Age and functional correlations of markers of coagulation and inflammation in the elderly: functional implications of elevated crosslinked fibrin degradation products (D-dimers).
OBJECTIVE: To measure markers of inflammation in a cohort of young and old subjects and relate these findings to the functional level of the individuals. DESIGN: For the pilot study, blood samples were obtained from 18 young (age 20-35 years) and 18 old (age 68-83 years) subjects. The main study population included community-dwelling subjects between the ages of 70 and 79. The group consisted of 282 subjects with minimal physical limitations, 17 subjects from the middle third, and 16 from the lower third of physical function rankings. METHODS: Plasma markers were measured by ELISA techniques, and certain biochemical values were obtained through routine clinical tests performed by a commercial laboratory. RESULTS: D-Dimers were higher for physically impaired subjects in all groups, but most prominently among black females, who also had significantly higher D-Dimer levels in every functional group. To inquire whether higher D-Dimers were associated with markers of inflammation, we also examined the macrophage metabolite, neopterin, the neutrophil product, elastase complexed to antitrypsin (E/a), and the albumin globulin ratio (A/G ratio). No differences were found in neopterin or E/a levels on the basis of gender, race, or functional status. The A/G ratio was significantly lower in functionally impaired subjects. CONCLUSION: These preliminary findings demonstrate racial/ethnic and gender differences in D-Dimers in a population of community-dwelling elderly, and suggest that factors influencing hemostasis may be particularly relevant to physical functional status in black women. A sample containing more subjects with lower physical function will be needed to establish the relationship between inflammation, altered hemostasis, and physical function decline.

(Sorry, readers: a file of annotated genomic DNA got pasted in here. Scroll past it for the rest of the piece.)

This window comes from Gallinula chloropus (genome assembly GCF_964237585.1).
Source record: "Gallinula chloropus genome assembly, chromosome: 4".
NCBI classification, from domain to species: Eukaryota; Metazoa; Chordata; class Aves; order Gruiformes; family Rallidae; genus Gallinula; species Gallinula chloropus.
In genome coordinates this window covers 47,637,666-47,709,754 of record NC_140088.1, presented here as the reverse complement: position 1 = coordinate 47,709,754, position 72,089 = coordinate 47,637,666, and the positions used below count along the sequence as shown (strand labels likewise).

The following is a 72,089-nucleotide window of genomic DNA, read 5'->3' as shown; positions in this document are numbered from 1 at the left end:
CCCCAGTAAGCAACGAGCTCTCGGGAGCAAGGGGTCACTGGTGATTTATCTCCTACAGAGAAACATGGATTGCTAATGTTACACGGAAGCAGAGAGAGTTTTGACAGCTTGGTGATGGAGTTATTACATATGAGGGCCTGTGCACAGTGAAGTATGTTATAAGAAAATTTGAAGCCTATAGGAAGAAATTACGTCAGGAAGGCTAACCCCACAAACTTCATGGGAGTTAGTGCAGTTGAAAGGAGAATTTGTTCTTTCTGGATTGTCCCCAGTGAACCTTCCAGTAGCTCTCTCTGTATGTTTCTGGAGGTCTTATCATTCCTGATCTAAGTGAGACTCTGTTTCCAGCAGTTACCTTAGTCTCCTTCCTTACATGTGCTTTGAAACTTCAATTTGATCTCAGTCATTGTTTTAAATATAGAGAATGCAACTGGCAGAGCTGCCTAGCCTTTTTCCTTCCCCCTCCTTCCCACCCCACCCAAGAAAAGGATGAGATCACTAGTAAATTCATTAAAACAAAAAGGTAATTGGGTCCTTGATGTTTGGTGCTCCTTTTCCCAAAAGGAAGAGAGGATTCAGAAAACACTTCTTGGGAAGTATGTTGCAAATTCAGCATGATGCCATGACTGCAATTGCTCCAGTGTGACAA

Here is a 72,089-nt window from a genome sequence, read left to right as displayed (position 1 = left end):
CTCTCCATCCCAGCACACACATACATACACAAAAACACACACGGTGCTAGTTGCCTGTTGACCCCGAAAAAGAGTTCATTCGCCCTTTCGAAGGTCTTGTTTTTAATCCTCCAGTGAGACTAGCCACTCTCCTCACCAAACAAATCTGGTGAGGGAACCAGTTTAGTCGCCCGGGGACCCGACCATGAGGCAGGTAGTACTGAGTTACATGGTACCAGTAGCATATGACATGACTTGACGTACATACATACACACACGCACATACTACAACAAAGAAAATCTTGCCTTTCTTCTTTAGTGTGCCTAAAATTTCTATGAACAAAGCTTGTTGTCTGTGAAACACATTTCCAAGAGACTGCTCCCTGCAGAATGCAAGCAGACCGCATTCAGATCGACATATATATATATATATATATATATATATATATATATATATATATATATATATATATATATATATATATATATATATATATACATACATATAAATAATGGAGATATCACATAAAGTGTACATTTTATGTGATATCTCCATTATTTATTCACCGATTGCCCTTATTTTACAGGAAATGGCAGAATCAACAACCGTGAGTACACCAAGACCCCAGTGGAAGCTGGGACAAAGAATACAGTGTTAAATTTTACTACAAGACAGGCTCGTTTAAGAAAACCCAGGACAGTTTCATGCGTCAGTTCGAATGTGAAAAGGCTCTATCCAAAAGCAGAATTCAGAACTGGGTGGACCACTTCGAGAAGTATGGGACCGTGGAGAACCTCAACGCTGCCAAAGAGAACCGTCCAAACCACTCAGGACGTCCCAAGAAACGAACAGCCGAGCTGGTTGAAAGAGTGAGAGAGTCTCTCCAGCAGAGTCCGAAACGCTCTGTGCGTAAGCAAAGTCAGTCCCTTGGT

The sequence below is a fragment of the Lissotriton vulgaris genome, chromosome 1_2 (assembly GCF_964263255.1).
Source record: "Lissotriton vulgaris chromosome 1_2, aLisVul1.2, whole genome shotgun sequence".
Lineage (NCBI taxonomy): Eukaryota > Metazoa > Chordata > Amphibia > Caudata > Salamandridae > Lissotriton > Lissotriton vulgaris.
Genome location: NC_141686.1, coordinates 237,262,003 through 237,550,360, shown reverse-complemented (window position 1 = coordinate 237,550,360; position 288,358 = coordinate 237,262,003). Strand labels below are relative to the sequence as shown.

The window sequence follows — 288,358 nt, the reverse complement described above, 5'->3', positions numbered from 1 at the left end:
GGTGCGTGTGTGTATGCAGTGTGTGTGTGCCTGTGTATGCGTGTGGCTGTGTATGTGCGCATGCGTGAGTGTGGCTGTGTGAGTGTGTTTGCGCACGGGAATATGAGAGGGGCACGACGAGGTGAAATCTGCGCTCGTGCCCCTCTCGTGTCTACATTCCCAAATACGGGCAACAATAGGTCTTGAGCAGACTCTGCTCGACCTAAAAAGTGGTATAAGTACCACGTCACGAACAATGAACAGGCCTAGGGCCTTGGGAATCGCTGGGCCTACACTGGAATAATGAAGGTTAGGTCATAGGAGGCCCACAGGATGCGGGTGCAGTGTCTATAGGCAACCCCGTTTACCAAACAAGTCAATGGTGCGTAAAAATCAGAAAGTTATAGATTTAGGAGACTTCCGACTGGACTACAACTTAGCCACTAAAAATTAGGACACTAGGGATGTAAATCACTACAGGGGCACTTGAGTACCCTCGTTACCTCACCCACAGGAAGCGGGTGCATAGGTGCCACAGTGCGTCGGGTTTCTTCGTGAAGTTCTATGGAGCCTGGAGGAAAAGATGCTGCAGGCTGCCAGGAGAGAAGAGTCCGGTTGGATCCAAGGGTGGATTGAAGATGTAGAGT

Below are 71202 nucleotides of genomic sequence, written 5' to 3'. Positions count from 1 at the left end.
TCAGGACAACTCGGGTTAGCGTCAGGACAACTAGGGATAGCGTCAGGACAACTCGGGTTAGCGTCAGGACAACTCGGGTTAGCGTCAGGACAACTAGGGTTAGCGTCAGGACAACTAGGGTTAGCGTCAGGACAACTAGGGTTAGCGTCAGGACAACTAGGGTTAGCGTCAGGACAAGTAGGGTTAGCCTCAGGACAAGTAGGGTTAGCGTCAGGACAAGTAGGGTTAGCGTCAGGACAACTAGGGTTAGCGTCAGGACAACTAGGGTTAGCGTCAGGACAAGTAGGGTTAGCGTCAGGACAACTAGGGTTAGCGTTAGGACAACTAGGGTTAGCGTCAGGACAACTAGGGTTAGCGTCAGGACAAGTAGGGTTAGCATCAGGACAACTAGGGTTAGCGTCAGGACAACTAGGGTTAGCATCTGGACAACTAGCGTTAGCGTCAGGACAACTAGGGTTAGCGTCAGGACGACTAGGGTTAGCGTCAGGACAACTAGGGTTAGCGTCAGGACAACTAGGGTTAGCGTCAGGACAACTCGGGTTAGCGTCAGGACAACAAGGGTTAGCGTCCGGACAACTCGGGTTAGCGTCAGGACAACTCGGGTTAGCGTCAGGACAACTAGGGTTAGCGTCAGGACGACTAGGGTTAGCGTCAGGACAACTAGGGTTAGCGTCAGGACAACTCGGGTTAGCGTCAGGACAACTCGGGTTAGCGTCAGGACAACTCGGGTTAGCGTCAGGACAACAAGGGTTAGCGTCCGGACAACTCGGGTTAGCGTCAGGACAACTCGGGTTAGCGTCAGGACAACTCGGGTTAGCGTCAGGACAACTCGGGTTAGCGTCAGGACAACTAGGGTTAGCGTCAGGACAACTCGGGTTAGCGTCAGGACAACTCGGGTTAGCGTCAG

Currie, MS; Rao, MK; Blazer, DG; Cohen, HJ
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